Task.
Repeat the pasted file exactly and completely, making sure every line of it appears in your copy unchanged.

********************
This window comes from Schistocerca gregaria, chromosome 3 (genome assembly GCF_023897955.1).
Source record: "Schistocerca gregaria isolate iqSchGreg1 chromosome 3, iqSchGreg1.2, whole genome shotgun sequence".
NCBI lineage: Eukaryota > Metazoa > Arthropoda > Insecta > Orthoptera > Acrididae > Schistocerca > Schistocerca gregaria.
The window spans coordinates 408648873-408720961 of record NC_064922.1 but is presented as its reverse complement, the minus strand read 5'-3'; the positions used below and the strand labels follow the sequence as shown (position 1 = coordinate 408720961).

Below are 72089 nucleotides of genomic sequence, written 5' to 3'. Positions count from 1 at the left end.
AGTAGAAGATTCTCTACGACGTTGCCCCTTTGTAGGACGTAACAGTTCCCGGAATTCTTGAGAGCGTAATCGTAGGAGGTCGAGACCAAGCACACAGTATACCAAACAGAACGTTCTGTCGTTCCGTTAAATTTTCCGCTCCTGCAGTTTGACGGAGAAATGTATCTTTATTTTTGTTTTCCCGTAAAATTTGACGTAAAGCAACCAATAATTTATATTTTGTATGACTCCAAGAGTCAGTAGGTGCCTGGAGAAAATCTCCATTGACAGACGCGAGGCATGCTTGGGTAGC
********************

This window comes from Schistocerca gregaria, chromosome 3 (genome assembly GCF_023897955.1).
Source record: "Schistocerca gregaria isolate iqSchGreg1 chromosome 3, iqSchGreg1.2, whole genome shotgun sequence".
NCBI lineage: Eukaryota > Metazoa > Arthropoda > Insecta > Orthoptera > Acrididae > Schistocerca > Schistocerca gregaria.
The window spans coordinates 408648873-408720961 of record NC_064922.1 but is presented as its reverse complement, the minus strand read 5'-3'; the positions used below and the strand labels follow the sequence as shown (position 1 = coordinate 408720961).

Below are 72089 nucleotides of genomic sequence, written 5' to 3'. Positions count from 1 at the left end.
AGTAGAAGATTCTCTACGACGTTGCCCCTTTGTAGGACGTAACAGTTCCCGGAATTCTTGAGAGCGTAATCGTAGGAGGTCGAGACCAAGCACACAGTATACCAAACAGAACGTTCTGTCGTTCCGTTAAATTTTCCGCTCCTGCAGTTTGACGGAGAAATGTATCTTTATTTTTGTTTTCCCGTAAAATTTGACGTAAAGCAACCAATAATTTATATTTTGTATGACTCCAAGAGTCAGTAGGTGCCTGGAGAAAATCTCCATTGACAGACGCGAGGCATGCTTGGGTAGC